According to the Dictionary of English Proverbs in Modern Use (ISBN 5-200-00855-7) there are the following versions corresponding to that Russian proverb:
In for a penny, in for a pound
In for a lamb, in for a sheep OR As well be hanged for a sheep as for a lamb.
Here some of the examples from the English literature presented in the same source:
Now, gentleman, I am not a man who does things by halves. Being in for a penny, I am ready as the saying is, to be in for a pound. You must do with me what you please, and take me where you please. (Dickens)
There was a feeling of gaiety in the air, and the people, who poured past them, one way and another seemed filled with a pleasant elation. In for a penny, in for a pound, he said to himself. "Look here, would you like to come and have a bit of supper with me somewhere?" (Maugham)
I have to admit that the meaning of the expression is somewhat unclear in these examples.
Good luck.



    A Dictionary of English Proverbs in Modern Use

Native speaker of:

12 hrs   confidence: Answerer confidence 3/5Answerer confidence 3/5
In for a penny, in for a pound OR In for a lamb, in for a sheep.


Explanation:
According to the Dictionary of English Proverbs in Modern Use (ISBN 5-200-00855-7) there are the following versions corresponding to that Russian proverb:
In for a penny, in for a pound
In for a lamb, in for a sheep OR As well be hanged for a sheep as for a lamb.
Here some of the examples from the English literature presented in the same source:
Now, gentleman, I am not a man who does things by halves. Being in for a penny, I am ready as the saying is, to be in for a pound. You must do with me what you please, and take me where you please. (Dickens)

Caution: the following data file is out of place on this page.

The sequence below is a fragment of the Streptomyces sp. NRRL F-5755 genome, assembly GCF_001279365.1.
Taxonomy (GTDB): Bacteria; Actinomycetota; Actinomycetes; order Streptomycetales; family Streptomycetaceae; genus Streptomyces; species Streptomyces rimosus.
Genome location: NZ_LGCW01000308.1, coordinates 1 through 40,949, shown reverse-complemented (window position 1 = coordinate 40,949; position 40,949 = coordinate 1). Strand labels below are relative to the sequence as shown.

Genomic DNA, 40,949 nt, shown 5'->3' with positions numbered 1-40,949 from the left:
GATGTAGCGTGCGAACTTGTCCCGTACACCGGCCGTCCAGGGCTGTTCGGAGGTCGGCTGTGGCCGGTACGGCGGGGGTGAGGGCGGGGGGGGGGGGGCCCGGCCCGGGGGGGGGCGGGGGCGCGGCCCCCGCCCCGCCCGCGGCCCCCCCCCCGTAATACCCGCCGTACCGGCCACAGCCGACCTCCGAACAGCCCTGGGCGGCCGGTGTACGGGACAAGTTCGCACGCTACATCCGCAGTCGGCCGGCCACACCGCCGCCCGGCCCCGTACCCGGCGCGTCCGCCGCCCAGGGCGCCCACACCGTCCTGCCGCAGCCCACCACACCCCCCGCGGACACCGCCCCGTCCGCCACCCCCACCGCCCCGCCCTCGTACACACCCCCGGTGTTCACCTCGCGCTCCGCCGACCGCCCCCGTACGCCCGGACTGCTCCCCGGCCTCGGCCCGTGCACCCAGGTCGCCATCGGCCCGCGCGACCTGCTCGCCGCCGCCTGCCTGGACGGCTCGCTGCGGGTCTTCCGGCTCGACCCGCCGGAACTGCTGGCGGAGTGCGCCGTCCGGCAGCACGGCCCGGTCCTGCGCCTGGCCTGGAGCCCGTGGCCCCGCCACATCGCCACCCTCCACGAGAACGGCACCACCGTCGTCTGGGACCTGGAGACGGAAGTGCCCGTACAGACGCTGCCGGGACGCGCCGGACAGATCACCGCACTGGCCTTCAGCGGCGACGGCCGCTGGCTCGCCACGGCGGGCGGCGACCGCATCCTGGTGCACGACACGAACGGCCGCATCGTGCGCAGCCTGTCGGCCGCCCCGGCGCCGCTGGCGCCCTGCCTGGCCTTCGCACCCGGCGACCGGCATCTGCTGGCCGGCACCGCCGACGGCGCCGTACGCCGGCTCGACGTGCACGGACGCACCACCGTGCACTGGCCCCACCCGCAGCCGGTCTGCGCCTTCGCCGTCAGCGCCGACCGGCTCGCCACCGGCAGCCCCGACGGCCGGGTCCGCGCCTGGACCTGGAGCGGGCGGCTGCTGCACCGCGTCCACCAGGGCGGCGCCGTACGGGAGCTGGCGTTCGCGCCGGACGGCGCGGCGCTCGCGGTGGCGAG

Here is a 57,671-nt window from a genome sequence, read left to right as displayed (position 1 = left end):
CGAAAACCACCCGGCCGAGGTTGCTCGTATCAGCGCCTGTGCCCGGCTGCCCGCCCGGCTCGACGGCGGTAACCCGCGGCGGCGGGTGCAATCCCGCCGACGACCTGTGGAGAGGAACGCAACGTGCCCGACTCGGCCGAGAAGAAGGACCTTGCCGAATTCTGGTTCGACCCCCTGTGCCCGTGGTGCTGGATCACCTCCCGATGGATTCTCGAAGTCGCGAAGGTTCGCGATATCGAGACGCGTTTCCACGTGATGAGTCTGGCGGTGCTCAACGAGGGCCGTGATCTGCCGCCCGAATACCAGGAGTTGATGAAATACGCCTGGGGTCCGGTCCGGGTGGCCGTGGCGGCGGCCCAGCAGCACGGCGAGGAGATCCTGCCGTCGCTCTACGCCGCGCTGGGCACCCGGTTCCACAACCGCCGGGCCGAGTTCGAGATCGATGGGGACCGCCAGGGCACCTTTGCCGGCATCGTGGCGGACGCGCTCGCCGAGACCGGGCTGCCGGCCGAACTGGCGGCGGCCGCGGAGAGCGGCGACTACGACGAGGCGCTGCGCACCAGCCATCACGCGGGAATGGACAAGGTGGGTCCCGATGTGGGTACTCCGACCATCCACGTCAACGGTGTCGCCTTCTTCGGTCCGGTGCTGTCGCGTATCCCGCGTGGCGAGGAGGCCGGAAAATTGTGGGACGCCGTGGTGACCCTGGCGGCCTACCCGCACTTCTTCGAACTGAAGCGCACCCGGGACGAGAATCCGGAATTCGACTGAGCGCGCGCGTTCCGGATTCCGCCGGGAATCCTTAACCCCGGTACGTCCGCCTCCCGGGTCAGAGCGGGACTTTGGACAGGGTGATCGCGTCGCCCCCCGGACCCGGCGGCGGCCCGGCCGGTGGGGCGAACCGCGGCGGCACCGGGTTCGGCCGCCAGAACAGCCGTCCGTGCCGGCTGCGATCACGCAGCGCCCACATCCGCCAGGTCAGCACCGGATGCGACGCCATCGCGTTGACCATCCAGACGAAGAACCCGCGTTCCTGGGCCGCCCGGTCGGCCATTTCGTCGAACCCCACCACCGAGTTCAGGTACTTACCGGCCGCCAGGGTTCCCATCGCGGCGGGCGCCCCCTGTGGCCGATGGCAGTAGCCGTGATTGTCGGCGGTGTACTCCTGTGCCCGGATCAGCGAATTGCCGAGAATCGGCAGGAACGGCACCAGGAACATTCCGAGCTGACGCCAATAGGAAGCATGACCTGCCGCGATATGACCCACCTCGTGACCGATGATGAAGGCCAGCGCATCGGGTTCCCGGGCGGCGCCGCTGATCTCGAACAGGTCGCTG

There was a feeling of gaiety in the air, and the people, who poured past them, one way and another seemed filled with a pleasant elation. In for a penny, in for a pound, he said to himself. "Look here, would you like to come and have a bit of supper with me somewhere?" (Maugham)
I have to admit that the meaning of the expression is somewhat unclear in these examples.
Good luck.



    A Dictionary of English Proverbs in Modern Use

Native speaker of:

12 hrs   confidence: Answerer confidence 3/5Answerer confidence 3/5
In for a penny, in for a pound OR In for a lamb, in for a sheep.


Explanation:
According to the Dictionary of English Proverbs in Modern Use (ISBN 5-200-00855-7) there are the following versions corresponding to that Russian proverb:
In for a penny, in for a pound
In for a lamb, in for a sheep OR As well be hanged for a sheep as for a lamb.
Here some of the examples from the English literature presented in the same source:
Now, gentleman, I am not a man who does things by halves. Being in for a penny, I am ready as the saying is, to be in for a pound. You must do with me what you please, and take me where you please. (Dickens)
There was a feeling of gaiety in the air, and the people, who poured past them, one way and another seemed filled with a pleasant elation. In for a penny, in for a pound, he said to himself. "Look here, would you like to come and have a bit of supper with me somewhere?" (Maugham)
I have to admit that the meaning of the expression is somewhat unclear in these examples.
Good luck.



    A Dictionary of English Proverbs in Modern Use

Native speaker of: